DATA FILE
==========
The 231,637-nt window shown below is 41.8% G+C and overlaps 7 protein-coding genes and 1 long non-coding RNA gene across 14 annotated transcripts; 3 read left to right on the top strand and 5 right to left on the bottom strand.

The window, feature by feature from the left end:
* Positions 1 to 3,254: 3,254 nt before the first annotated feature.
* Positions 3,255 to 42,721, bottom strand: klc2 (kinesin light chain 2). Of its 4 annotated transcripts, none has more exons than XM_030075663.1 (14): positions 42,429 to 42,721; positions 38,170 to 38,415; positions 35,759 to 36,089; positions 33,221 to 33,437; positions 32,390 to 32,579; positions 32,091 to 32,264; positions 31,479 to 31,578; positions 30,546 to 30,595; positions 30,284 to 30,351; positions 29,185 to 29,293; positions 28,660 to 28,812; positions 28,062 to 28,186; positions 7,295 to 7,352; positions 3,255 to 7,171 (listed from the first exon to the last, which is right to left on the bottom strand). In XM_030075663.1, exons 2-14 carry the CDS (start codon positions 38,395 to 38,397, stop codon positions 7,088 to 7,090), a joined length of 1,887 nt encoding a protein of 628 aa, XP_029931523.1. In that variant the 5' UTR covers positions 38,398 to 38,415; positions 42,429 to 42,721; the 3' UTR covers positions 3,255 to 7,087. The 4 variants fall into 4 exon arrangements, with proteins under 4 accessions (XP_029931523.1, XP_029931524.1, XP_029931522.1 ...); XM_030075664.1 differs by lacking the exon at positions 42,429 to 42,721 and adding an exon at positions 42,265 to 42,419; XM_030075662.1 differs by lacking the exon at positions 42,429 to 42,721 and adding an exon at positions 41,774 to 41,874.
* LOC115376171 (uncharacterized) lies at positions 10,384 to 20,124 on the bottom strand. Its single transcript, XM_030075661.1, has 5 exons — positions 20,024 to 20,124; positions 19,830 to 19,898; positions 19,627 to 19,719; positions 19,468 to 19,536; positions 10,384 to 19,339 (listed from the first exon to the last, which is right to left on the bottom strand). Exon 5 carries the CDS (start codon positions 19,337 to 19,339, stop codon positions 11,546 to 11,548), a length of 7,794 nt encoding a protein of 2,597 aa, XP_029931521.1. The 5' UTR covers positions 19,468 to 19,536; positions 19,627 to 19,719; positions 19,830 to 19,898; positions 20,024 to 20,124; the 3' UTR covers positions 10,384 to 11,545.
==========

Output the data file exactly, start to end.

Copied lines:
The 231,637-nt window shown below is 41.8% G+C and overlaps 7 protein-coding genes and 1 long non-coding RNA gene across 14 annotated transcripts; 3 read left to right on the top strand and 5 right to left on the bottom strand.

The window, feature by feature from the left end:
* Positions 1 to 3,254: 3,254 nt before the first annotated feature.
* Positions 3,255 to 42,721, bottom strand: klc2 (kinesin light chain 2). Of its 4 annotated transcripts, none has more exons than XM_030075663.1 (14): positions 42,429 to 42,721; positions 38,170 to 38,415; positions 35,759 to 36,089; positions 33,221 to 33,437; positions 32,390 to 32,579; positions 32,091 to 32,264; positions 31,479 to 31,578; positions 30,546 to 30,595; positions 30,284 to 30,351; positions 29,185 to 29,293; positions 28,660 to 28,812; positions 28,062 to 28,186; positions 7,295 to 7,352; positions 3,255 to 7,171 (listed from the first exon to the last, which is right to left on the bottom strand). In XM_030075663.1, exons 2-14 carry the CDS (start codon positions 38,395 to 38,397, stop codon positions 7,088 to 7,090), a joined length of 1,887 nt encoding a protein of 628 aa, XP_029931523.1. In that variant the 5' UTR covers positions 38,398 to 38,415; positions 42,429 to 42,721; the 3' UTR covers positions 3,255 to 7,087. The 4 variants fall into 4 exon arrangements, with proteins under 4 accessions (XP_029931523.1, XP_029931524.1, XP_029931522.1 ...); XM_030075664.1 differs by lacking the exon at positions 42,429 to 42,721 and adding an exon at positions 42,265 to 42,419; XM_030075662.1 differs by lacking the exon at positions 42,429 to 42,721 and adding an exon at positions 41,774 to 41,874.
* LOC115376171 (uncharacterized) lies at positions 10,384 to 20,124 on the bottom strand. Its single transcript, XM_030075661.1, has 5 exons — positions 20,024 to 20,124; positions 19,830 to 19,898; positions 19,627 to 19,719; positions 19,468 to 19,536; positions 10,384 to 19,339 (listed from the first exon to the last, which is right to left on the bottom strand). Exon 5 carries the CDS (start codon positions 19,337 to 19,339, stop codon positions 11,546 to 11,548), a length of 7,794 nt encoding a protein of 2,597 aa, XP_029931521.1. The 5' UTR covers positions 19,468 to 19,536; positions 19,627 to 19,719; positions 19,830 to 19,898; positions 20,024 to 20,124; the 3' UTR covers positions 10,384 to 11,545.